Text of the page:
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22 March, 2024 | Central Florida Rent Decrease – Addison Farms, Steven D. Ogier

Addison Farms Wesh 2 Rent Decrease

6:22 PM EDT Mar 21, 2024 | Read full article on Wesh 2

According to the University of Florida’s Shimberg Center For Housing Studies, 450,000 people moved to Florida in 2021 and 2022. At the same time, new apartment construction was weathering a three-year decline. Fewer units mean higher prices.

But now, that’s all changing.

Monthly median rent in greater Orlando was $1,230 back in 2021. The following year, it jumped by 27% to $1,568. Last year, it crept up another 3% to $1,621.

This year, rent is down 4% to $1,558.

Addison Farms is one of the new apartment complexes in Apopka near the new AdventHealth medical center. Steve Ogier is with the builder and manager, Contravest, and showed WESH 2 around the property.

He says luxury amenities like a gym, a five-star pool with cabanas and a dog park, along with premium flooring, kitchens and modern unit layouts, should make it hard for some renters to believe units can be had for as little as $1,500 per month. Addison Farms is also covering the first one and a half months of rent.

Why have incentives? Ogier says the answer is easy: to compete for business as apartment supply increases. He says cities and counties, like Apopka, that encourage development, help make rental housing more affordable.

“They have had a favorable, or we’ll call it, developer-friendly process to get approvals, and hence, that is why we’re seeing, not only because of the demand, but the city has also allowed supply to come in,” Ogier said.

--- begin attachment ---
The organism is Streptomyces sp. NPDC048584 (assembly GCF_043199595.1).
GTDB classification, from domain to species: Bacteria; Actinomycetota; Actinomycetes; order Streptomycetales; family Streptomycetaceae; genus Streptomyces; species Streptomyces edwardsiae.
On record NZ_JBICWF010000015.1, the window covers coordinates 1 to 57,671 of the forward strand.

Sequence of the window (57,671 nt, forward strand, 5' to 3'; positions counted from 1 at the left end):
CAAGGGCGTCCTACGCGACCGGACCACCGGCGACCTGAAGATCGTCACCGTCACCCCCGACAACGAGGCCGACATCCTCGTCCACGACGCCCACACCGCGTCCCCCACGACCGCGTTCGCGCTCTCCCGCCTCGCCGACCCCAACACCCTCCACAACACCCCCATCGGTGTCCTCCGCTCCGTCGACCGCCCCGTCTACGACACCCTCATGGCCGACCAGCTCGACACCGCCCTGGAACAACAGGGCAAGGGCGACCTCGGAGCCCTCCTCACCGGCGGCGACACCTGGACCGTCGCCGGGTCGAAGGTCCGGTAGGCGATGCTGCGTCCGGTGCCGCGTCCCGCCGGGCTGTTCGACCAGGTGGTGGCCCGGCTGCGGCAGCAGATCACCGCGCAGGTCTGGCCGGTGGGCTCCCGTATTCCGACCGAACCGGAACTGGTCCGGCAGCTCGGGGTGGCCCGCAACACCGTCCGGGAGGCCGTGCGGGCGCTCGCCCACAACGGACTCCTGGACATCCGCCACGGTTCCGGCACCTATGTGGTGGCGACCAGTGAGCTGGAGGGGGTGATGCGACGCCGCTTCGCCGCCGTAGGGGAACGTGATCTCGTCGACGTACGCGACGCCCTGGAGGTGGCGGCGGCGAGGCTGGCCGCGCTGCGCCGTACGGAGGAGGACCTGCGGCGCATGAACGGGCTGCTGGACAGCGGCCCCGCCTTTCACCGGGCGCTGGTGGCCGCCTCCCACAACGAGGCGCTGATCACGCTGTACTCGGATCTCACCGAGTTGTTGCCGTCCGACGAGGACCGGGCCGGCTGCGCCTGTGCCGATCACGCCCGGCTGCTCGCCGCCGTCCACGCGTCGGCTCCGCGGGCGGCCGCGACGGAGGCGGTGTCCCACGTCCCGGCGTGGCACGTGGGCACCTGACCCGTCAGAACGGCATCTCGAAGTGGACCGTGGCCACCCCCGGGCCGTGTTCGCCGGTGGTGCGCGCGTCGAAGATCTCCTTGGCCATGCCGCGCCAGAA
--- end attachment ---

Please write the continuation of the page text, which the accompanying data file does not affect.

“Absolutely, we need to increase the overall supply,” said Anne Ray, a manager at the Shimberg Center.

Its new report shows Florida has 862,465 low-income renters. Orange County has 69,821. These cost-burdened renters typically spend 40% or more of their income on housing while leaving little remaining for transportation, food, and medicine.

While Ray agrees apartment construction is critical to filling the rental needs of all incomes, she stresses that dedicated “affordable” housing is vital to put roofs over the heads of people working low-wage, tourism and service industry jobs.

“I would argue that you also need to continue to expand that explicitly affordable housing that’s reserved for people so that rents are affordable and then also they are not competing for higher income renters for the same supply,” Ray said.

When it comes to specifically affordable housing, this year, state lawmakers changed the rules for obtaining incentive money so cities and counties can speed up the process of providing additional affordable housing.

In November, Orange County approved spending $22 million to build 260 affordable housing units set to open this October.

Barnett Villas will be brand new, and Silver Lake Villages will be rehabbed for low-income seniors.

[Read full article on Wesh 2]